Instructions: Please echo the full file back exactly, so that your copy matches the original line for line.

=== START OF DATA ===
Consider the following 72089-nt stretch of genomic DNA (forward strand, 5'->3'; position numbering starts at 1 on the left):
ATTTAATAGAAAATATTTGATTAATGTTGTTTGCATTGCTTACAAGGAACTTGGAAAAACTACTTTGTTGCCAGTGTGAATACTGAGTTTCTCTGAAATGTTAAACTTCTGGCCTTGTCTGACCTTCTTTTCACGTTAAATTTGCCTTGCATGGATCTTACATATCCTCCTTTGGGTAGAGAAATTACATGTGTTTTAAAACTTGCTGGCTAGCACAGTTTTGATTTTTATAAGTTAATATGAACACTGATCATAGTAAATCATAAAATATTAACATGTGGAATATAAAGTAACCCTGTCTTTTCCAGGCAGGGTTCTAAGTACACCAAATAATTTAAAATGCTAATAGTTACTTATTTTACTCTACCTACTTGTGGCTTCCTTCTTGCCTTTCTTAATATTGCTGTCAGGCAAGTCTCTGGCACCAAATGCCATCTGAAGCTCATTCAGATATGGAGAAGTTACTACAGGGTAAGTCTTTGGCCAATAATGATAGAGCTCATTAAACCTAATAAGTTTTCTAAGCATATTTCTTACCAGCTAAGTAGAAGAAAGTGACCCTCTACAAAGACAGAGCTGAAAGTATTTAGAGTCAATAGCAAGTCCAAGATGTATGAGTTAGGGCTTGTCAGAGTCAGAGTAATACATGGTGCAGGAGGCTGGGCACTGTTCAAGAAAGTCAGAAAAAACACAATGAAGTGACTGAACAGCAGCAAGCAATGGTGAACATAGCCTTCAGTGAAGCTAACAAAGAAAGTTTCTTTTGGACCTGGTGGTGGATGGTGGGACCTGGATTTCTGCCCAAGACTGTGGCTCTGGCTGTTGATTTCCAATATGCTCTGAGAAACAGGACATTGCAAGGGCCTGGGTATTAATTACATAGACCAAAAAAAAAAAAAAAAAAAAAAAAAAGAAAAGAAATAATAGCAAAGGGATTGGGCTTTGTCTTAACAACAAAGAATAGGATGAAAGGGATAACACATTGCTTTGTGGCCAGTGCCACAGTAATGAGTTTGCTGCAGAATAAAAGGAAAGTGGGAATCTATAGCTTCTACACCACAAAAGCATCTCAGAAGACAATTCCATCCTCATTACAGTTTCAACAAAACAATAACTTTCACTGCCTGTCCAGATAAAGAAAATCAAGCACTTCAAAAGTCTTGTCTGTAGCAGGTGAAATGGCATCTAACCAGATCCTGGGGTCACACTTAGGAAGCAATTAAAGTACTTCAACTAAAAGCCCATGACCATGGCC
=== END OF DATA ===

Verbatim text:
Consider the following 72089-nt stretch of genomic DNA (forward strand, 5'->3'; position numbering starts at 1 on the left):
ATTTAATAGAAAATATTTGATTAATGTTGTTTGCATTGCTTACAAGGAACTTGGAAAAACTACTTTGTTGCCAGTGTGAATACTGAGTTTCTCTGAAATGTTAAACTTCTGGCCTTGTCTGACCTTCTTTTCACGTTAAATTTGCCTTGCATGGATCTTACATATCCTCCTTTGGGTAGAGAAATTACATGTGTTTTAAAACTTGCTGGCTAGCACAGTTTTGATTTTTATAAGTTAATATGAACACTGATCATAGTAAATCATAAAATATTAACATGTGGAATATAAAGTAACCCTGTCTTTTCCAGGCAGGGTTCTAAGTACACCAAATAATTTAAAATGCTAATAGTTACTTATTTTACTCTACCTACTTGTGGCTTCCTTCTTGCCTTTCTTAATATTGCTGTCAGGCAAGTCTCTGGCACCAAATGCCATCTGAAGCTCATTCAGATATGGAGAAGTTACTACAGGGTAAGTCTTTGGCCAATAATGATAGAGCTCATTAAACCTAATAAGTTTTCTAAGCATATTTCTTACCAGCTAAGTAGAAGAAAGTGACCCTCTACAAAGACAGAGCTGAAAGTATTTAGAGTCAATAGCAAGTCCAAGATGTATGAGTTAGGGCTTGTCAGAGTCAGAGTAATACATGGTGCAGGAGGCTGGGCACTGTTCAAGAAAGTCAGAAAAAACACAATGAAGTGACTGAACAGCAGCAAGCAATGGTGAACATAGCCTTCAGTGAAGCTAACAAAGAAAGTTTCTTTTGGACCTGGTGGTGGATGGTGGGACCTGGATTTCTGCCCAAGACTGTGGCTCTGGCTGTTGATTTCCAATATGCTCTGAGAAACAGGACATTGCAAGGGCCTGGGTATTAATTACATAGACCAAAAAAAAAAAAAAAAAAAAAAAAAAGAAAAGAAATAATAGCAAAGGGATTGGGCTTTGTCTTAACAACAAAGAATAGGATGAAAGGGATAACACATTGCTTTGTGGCCAGTGCCACAGTAATGAGTTTGCTGCAGAATAAAAGGAAAGTGGGAATCTATAGCTTCTACACCACAAAAGCATCTCAGAAGACAATTCCATCCTCATTACAGTTTCAACAAAACAATAACTTTCACTGCCTGTCCAGATAAAGAAAATCAAGCACTTCAAAAGTCTTGTCTGTAGCAGGTGAAATGGCATCTAACCAGATCCTGGGGTCACACTTAGGAAGCAATTAAAGTACTTCAACTAAAAGCCCATGACCATGGCC